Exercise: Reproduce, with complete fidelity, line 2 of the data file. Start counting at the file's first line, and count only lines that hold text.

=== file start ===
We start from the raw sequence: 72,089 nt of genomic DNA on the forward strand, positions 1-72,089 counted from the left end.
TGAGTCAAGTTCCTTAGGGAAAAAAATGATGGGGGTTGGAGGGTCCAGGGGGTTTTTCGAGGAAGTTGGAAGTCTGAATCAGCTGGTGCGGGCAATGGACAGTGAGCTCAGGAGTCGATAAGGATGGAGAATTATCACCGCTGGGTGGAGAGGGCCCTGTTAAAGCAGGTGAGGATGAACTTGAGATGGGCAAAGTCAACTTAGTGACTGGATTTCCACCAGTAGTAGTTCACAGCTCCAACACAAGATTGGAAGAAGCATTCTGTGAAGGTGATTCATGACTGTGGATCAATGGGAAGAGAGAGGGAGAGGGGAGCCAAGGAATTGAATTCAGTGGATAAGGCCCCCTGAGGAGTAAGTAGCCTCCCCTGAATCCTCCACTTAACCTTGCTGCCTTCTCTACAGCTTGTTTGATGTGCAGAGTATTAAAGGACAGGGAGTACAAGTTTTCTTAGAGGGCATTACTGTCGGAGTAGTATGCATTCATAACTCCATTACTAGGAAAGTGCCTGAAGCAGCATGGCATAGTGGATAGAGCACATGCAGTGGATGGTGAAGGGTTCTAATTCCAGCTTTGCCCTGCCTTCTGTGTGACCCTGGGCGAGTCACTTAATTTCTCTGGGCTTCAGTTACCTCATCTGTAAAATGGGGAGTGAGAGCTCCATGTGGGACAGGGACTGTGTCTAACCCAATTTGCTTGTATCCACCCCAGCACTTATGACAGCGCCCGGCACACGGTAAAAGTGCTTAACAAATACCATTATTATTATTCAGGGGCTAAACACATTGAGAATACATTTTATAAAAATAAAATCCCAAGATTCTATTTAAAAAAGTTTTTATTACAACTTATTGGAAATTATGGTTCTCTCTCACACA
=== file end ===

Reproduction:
TGAGTCAAGTTCCTTAGGGAAAAAAATGATGGGGGTTGGAGGGTCCAGGGGGTTTTTCGAGGAAGTTGGAAGTCTGAATCAGCTGGTGCGGGCAATGGACAGTGAGCTCAGGAGTCGATAAGGATGGAGAATTATCACCGCTGGGTGGAGAGGGCCCTGTTAAAGCAGGTGAGGATGAACTTGAGATGGGCAAAGTCAACTTAGTGACTGGATTTCCACCAGTAGTAGTTCACAGCTCCAACACAAGATTGGAAGAAGCATTCTGTGAAGGTGATTCATGACTGTGGATCAATGGGAAGAGAGAGGGAGAGGGGAGCCAAGGAATTGAATTCAGTGGATAAGGCCCCCTGAGGAGTAAGTAGCCTCCCCTGAATCCTCCACTTAACCTTGCTGCCTTCTCTACAGCTTGTTTGATGTGCAGAGTATTAAAGGACAGGGAGTACAAGTTTTCTTAGAGGGCATTACTGTCGGAGTAGTATGCATTCATAACTCCATTACTAGGAAAGTGCCTGAAGCAGCATGGCATAGTGGATAGAGCACATGCAGTGGATGGTGAAGGGTTCTAATTCCAGCTTTGCCCTGCCTTCTGTGTGACCCTGGGCGAGTCACTTAATTTCTCTGGGCTTCAGTTACCTCATCTGTAAAATGGGGAGTGAGAGCTCCATGTGGGACAGGGACTGTGTCTAACCCAATTTGCTTGTATCCACCCCAGCACTTATGACAGCGCCCGGCACACGGTAAAAGTGCTTAACAAATACCATTATTATTATTCAGGGGCTAAACACATTGAGAATACATTTTATAAAAATAAAATCCCAAGATTCTATTTAAAAAAGTTTTTATTACAACTTATTGGAAATTATGGTTCTCTCTCACACA